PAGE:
The art world is typically in favour of extending rights to as many beings as possible yet, oddly, there are those in it who support a macho, species-ist philosophy of domination, subjugation and control over sentient beings who have no say in the matter. Like sexism and racism, species-ism is something to be overcome, not an art trend to endorse. Let us remind ourselves that the question of whether slavery should be abolished once vexed humanity. Humans have wasted a lot of time – and lives – fighting over issues that now strike us as ridiculous. (We always condescend to the past, not realising that we are living in it.) The benefits of hindsight often blind us to the present; there is no doubt that our descendants will look back and condemn our clumsy thoughts and unexamined habits – including using live animals in art as metaphors, symbols, props and tools.
If definitions and ethics fail to convince, then for no other reason than kindness, shouldn’t museums decline to exhibit live animals? Since we don’t really understand animals’ emotions, wouldn’t it be prudent – and kind – to extend them the benefit of our doubts? They already bear the burden of being eaten, experimented on, displaced from their habitats, hunted for sport or to take body parts, cloned, forced to fight, race and perform – why must artists join the ranks of misery-inflictors? Are we to consider live animals as art supplies? Does art now prevail over the animal kingdom and take precedence over life itself? If museums endorse the inclusion of animals in artworks they exhibit, they are answering these questions with a Yes. They must be encouraged to respond with a confident No.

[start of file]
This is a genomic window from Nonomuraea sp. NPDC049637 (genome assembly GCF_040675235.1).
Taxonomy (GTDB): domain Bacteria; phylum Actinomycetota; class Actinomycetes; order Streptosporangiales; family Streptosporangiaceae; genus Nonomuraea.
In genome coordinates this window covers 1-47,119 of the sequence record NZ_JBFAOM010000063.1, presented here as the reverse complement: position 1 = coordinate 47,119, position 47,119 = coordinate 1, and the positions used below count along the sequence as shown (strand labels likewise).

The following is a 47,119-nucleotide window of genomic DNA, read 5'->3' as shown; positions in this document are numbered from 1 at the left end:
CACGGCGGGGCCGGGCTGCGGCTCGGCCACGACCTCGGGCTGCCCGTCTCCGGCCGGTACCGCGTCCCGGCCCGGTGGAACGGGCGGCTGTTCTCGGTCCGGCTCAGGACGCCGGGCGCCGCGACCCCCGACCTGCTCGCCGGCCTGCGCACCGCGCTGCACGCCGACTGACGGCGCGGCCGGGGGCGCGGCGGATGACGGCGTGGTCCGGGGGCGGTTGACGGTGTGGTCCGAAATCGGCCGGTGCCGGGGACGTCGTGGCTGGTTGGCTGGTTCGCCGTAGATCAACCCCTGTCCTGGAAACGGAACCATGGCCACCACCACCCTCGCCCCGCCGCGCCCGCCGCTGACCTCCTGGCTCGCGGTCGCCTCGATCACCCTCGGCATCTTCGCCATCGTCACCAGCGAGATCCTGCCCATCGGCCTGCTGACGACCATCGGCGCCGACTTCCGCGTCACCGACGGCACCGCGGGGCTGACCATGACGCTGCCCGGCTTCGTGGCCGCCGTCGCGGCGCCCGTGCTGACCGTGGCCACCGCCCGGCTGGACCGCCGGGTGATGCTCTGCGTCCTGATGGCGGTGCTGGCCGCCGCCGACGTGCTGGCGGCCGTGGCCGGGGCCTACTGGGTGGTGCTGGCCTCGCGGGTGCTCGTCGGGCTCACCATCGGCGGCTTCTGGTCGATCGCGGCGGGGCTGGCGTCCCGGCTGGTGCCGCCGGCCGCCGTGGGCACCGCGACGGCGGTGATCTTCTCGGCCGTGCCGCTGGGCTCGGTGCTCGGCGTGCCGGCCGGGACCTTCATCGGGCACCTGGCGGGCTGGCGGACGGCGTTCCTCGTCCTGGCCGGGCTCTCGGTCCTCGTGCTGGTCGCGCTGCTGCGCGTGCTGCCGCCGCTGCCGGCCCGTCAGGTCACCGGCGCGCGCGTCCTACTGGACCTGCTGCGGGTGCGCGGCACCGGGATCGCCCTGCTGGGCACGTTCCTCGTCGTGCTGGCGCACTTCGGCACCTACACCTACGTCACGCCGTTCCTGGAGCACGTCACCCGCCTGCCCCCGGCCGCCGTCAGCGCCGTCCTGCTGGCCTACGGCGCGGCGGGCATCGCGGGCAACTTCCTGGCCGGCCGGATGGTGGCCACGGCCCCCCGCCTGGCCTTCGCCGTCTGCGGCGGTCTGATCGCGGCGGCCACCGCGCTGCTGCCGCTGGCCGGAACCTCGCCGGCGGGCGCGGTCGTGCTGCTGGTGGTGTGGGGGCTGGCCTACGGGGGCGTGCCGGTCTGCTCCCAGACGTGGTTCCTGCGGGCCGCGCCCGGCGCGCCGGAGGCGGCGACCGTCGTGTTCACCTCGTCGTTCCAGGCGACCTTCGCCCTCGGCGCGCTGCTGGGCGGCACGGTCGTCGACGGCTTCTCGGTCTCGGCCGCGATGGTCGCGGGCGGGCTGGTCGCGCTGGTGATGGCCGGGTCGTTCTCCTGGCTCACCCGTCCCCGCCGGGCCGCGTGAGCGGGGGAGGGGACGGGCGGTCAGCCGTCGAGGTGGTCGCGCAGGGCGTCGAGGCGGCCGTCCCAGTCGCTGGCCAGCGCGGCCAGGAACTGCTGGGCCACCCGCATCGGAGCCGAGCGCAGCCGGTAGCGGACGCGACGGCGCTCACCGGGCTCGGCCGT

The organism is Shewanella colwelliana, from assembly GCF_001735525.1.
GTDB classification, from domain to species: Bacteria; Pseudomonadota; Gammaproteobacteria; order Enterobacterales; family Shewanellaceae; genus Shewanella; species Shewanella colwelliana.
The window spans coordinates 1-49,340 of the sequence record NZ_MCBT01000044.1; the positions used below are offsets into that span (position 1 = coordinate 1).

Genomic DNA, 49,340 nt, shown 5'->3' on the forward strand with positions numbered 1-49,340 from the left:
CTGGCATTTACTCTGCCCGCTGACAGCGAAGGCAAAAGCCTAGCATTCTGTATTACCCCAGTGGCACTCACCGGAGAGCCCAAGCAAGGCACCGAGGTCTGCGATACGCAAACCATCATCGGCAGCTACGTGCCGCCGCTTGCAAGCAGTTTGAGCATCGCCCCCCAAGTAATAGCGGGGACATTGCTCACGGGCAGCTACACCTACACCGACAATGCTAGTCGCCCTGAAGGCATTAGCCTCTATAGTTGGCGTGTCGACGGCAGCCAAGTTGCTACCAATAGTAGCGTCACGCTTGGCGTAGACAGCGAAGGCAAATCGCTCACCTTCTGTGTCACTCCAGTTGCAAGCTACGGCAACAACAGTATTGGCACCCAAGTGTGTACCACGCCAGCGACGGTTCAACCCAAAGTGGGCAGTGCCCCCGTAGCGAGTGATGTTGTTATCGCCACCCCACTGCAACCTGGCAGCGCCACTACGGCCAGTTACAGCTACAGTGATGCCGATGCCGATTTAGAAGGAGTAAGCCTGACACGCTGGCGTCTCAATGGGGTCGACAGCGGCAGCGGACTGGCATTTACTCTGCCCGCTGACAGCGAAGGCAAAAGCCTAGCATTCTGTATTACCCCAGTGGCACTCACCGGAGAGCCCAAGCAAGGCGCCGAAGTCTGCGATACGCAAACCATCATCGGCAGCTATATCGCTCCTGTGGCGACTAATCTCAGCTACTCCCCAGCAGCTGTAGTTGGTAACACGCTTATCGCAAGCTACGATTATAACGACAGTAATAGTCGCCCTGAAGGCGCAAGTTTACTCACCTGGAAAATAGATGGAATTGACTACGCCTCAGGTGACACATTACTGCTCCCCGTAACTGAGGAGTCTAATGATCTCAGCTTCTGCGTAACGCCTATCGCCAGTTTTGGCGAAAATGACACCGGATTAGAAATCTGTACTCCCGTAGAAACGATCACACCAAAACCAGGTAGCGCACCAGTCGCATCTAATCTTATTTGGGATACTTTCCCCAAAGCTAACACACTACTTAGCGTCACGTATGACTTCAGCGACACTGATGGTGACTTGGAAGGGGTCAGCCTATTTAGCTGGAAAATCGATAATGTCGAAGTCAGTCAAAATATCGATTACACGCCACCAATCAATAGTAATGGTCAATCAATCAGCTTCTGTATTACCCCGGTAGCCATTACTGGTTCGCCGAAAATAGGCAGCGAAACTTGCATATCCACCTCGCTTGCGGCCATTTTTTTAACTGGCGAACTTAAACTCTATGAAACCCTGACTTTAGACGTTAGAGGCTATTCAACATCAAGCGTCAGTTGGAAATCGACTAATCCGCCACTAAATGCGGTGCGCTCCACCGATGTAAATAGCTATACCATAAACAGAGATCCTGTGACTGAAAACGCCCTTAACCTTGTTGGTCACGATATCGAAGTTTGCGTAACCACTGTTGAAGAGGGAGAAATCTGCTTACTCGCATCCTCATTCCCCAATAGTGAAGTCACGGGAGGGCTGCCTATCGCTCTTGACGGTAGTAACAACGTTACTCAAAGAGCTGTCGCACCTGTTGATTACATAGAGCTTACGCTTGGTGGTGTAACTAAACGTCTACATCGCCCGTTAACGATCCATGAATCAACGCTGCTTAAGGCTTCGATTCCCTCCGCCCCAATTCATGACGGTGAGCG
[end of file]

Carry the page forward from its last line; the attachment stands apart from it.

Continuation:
Victoria Dailey is a writer, curator and lecturer based in Los Angeles.
Freedom of speech has, historically, proved a powerful tool for the emancipation of oppressed minorities. But more recently, in the age of social media and post-truth, we seem to forget too easily the underlying principle that should govern its practice: responsibility.
Last autumn, the planned inclusion of three works involving animals in a retrospective of contemporary Chinese art at the Guggenheim in New York led to unprecedented protests. Sun Yuan and Peng Yu’s Dogs That Cannot Touch Each Other (2003) is a video work in which pit bulls harnessed to treadmills face each other in a ferocious suspended chase; Xu Bing’s A Case Study of Transference (1994) documents a performance in which two pigs mate in front of an audience; and Huang Yong Ping’s Theater of the World (1993) is an enclosure in which insects, lizards, snakes, and spiders consume each other.